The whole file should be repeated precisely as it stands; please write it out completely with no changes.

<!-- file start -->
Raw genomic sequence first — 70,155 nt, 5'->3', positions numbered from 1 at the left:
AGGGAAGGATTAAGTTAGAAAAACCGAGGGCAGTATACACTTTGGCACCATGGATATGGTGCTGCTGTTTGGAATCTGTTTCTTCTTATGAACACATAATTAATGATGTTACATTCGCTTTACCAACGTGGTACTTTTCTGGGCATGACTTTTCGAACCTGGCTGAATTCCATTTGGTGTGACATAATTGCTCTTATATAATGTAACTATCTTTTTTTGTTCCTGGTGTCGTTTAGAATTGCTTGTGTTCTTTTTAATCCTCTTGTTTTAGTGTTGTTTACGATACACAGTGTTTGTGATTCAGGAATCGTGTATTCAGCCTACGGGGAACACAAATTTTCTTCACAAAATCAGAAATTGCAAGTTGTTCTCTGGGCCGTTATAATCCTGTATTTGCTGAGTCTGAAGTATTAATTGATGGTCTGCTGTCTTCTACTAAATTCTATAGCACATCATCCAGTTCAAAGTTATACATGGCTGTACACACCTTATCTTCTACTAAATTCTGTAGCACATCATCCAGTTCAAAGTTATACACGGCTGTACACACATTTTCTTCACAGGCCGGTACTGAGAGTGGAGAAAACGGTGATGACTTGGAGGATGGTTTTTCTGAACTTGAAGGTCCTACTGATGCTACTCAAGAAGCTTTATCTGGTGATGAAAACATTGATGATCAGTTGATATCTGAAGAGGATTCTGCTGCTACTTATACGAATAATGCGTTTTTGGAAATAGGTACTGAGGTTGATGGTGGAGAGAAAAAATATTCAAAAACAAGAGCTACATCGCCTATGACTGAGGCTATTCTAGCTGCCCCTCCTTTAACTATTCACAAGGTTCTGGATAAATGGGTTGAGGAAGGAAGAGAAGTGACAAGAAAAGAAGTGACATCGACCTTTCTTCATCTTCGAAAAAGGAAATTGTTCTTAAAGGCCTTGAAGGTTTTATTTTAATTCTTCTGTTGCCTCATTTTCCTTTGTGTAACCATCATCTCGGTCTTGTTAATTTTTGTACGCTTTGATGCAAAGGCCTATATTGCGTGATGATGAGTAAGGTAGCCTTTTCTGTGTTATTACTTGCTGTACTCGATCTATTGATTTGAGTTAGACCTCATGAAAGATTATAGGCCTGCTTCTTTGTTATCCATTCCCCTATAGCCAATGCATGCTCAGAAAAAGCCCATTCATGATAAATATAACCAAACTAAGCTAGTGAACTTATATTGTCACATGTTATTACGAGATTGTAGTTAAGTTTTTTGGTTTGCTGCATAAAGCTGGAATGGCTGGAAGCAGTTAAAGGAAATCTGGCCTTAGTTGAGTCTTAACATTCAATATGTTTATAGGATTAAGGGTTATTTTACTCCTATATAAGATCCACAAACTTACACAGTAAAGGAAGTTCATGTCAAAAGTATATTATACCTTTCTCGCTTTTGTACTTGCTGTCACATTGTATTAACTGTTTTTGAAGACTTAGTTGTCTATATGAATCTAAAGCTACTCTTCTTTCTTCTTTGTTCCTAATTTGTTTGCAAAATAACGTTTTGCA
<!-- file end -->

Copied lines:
Raw genomic sequence first — 70,155 nt, 5'->3', positions numbered from 1 at the left:
AGGGAAGGATTAAGTTAGAAAAACCGAGGGCAGTATACACTTTGGCACCATGGATATGGTGCTGCTGTTTGGAATCTGTTTCTTCTTATGAACACATAATTAATGATGTTACATTCGCTTTACCAACGTGGTACTTTTCTGGGCATGACTTTTCGAACCTGGCTGAATTCCATTTGGTGTGACATAATTGCTCTTATATAATGTAACTATCTTTTTTTGTTCCTGGTGTCGTTTAGAATTGCTTGTGTTCTTTTTAATCCTCTTGTTTTAGTGTTGTTTACGATACACAGTGTTTGTGATTCAGGAATCGTGTATTCAGCCTACGGGGAACACAAATTTTCTTCACAAAATCAGAAATTGCAAGTTGTTCTCTGGGCCGTTATAATCCTGTATTTGCTGAGTCTGAAGTATTAATTGATGGTCTGCTGTCTTCTACTAAATTCTATAGCACATCATCCAGTTCAAAGTTATACATGGCTGTACACACCTTATCTTCTACTAAATTCTGTAGCACATCATCCAGTTCAAAGTTATACACGGCTGTACACACATTTTCTTCACAGGCCGGTACTGAGAGTGGAGAAAACGGTGATGACTTGGAGGATGGTTTTTCTGAACTTGAAGGTCCTACTGATGCTACTCAAGAAGCTTTATCTGGTGATGAAAACATTGATGATCAGTTGATATCTGAAGAGGATTCTGCTGCTACTTATACGAATAATGCGTTTTTGGAAATAGGTACTGAGGTTGATGGTGGAGAGAAAAAATATTCAAAAACAAGAGCTACATCGCCTATGACTGAGGCTATTCTAGCTGCCCCTCCTTTAACTATTCACAAGGTTCTGGATAAATGGGTTGAGGAAGGAAGAGAAGTGACAAGAAAAGAAGTGACATCGACCTTTCTTCATCTTCGAAAAAGGAAATTGTTCTTAAAGGCCTTGAAGGTTTTATTTTAATTCTTCTGTTGCCTCATTTTCCTTTGTGTAACCATCATCTCGGTCTTGTTAATTTTTGTACGCTTTGATGCAAAGGCCTATATTGCGTGATGATGAGTAAGGTAGCCTTTTCTGTGTTATTACTTGCTGTACTCGATCTATTGATTTGAGTTAGACCTCATGAAAGATTATAGGCCTGCTTCTTTGTTATCCATTCCCCTATAGCCAATGCATGCTCAGAAAAAGCCCATTCATGATAAATATAACCAAACTAAGCTAGTGAACTTATATTGTCACATGTTATTACGAGATTGTAGTTAAGTTTTTTGGTTTGCTGCATAAAGCTGGAATGGCTGGAAGCAGTTAAAGGAAATCTGGCCTTAGTTGAGTCTTAACATTCAATATGTTTATAGGATTAAGGGTTATTTTACTCCTATATAAGATCCACAAACTTACACAGTAAAGGAAGTTCATGTCAAAAGTATATTATACCTTTCTCGCTTTTGTACTTGCTGTCACATTGTATTAACTGTTTTTGAAGACTTAGTTGTCTATATGAATCTAAAGCTACTCTTCTTTCTTCTTTGTTCCTAATTTGTTTGCAAAATAACGTTTTGCA